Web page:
This skeptic tried CBD to treat anxiety and became a believer
At a time when wellness trends come and go faster than you can say “Goop,” I tend to limit my interrogation of them to a passive observance of headlines. If I see a headline for Himalayan salt tequila shots, the most I’ll do is chuckle to myself—you won’t find me clicking into the article to learn more about Himalayan salt-rim wellness. When I started hearing about people using CBD oil to treat every condition under the sun—from acne to anxiety—I had my usual reaction, which is to glance and move on. But the CBD trend turned out to have some staying power, and I started learning more about it outside of clickbait headlines. Finally, I decided to try CBD to see if it could help with my anxiety issues. And after testing CBD, or cannabidiol, for a few weeks, I’m a convert, because using CBD for anxiety really did help me.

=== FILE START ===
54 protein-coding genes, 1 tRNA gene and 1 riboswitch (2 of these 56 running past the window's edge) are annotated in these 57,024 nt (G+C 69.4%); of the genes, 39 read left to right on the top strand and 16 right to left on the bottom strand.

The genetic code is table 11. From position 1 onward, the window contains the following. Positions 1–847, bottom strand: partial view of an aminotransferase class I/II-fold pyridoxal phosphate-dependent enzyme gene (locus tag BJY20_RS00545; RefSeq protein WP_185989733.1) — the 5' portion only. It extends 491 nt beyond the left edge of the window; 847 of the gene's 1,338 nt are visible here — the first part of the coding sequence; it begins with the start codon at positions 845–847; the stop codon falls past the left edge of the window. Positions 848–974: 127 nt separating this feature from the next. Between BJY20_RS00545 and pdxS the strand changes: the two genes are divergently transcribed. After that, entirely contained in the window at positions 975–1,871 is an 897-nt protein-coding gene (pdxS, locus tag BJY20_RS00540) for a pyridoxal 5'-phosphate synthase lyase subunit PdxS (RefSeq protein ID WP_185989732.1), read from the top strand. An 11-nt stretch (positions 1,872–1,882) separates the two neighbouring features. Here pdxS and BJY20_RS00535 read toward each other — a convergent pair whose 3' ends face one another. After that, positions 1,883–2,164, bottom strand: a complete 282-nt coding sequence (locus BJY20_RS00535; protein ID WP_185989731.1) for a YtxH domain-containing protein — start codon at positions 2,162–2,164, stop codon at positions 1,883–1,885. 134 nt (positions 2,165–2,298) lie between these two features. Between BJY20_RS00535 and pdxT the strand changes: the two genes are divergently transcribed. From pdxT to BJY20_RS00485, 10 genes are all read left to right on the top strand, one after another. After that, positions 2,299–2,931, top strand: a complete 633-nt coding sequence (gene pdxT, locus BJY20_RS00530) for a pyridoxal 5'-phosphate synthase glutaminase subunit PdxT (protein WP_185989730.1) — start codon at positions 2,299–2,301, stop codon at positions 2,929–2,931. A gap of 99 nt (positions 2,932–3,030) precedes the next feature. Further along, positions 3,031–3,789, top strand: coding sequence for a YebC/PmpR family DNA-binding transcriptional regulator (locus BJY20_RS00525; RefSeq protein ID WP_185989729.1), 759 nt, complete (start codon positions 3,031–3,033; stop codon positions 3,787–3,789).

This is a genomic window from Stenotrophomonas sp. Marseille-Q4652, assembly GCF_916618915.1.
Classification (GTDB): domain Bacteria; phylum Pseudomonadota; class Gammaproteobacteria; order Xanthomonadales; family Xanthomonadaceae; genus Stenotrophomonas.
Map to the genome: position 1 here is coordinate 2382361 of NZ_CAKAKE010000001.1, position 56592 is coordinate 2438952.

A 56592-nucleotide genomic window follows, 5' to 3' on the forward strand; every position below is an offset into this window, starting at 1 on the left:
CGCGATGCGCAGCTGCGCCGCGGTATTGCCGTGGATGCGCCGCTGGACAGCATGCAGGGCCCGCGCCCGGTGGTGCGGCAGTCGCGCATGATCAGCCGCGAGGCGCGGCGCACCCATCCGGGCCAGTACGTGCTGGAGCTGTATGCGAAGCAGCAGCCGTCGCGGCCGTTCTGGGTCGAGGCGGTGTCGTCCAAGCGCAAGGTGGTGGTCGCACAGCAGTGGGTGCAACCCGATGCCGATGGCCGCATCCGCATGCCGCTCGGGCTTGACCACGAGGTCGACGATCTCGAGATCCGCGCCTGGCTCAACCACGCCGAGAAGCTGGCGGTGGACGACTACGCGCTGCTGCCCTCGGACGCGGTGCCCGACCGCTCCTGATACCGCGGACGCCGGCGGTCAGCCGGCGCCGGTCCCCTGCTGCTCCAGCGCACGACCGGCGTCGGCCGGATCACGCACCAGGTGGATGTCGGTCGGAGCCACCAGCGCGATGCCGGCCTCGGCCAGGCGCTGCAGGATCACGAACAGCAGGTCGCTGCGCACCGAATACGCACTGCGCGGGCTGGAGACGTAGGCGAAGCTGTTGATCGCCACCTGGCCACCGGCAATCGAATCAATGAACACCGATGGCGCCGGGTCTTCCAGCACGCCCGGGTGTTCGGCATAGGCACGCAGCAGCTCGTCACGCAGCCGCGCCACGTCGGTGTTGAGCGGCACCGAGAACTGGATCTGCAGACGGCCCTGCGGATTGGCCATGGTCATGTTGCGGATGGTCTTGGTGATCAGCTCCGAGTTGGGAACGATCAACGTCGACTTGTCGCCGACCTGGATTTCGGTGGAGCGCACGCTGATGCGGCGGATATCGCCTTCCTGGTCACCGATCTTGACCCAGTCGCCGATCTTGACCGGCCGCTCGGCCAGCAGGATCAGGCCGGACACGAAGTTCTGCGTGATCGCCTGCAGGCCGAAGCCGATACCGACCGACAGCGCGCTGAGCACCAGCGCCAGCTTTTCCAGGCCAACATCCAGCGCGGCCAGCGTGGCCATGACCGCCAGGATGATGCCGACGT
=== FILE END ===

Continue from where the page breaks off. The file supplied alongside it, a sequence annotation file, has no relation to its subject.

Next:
Part of the reason I don’t necessarily pay attention to passing fads, I think, is because I grew up in a small town in southern Oregon called Ashland, where people really do walk around wearing nothing but thongs and dreadlocks in the summertime. We didn’t necessarily come into contact with mainstream trends, even if people did try alternative medicines frequently. And as you can probably imagine, marijuana was also grown and consumed freely in the community.
In 2005, the state passed a law allowing medical marijuana cardholders to grow up to six mature marijuana plants and 18 immature plants on their properties, so it wasn’t uncommon to go to a friend’s garden and find a marijuana plant next to the tomatoes. While the rest of the country still largely treated marijuana as a highly criminalized gateway drug, Oregon was toking up. All of that to say that I’m in no way unfamiliar with the medicinal benefits of marijuana.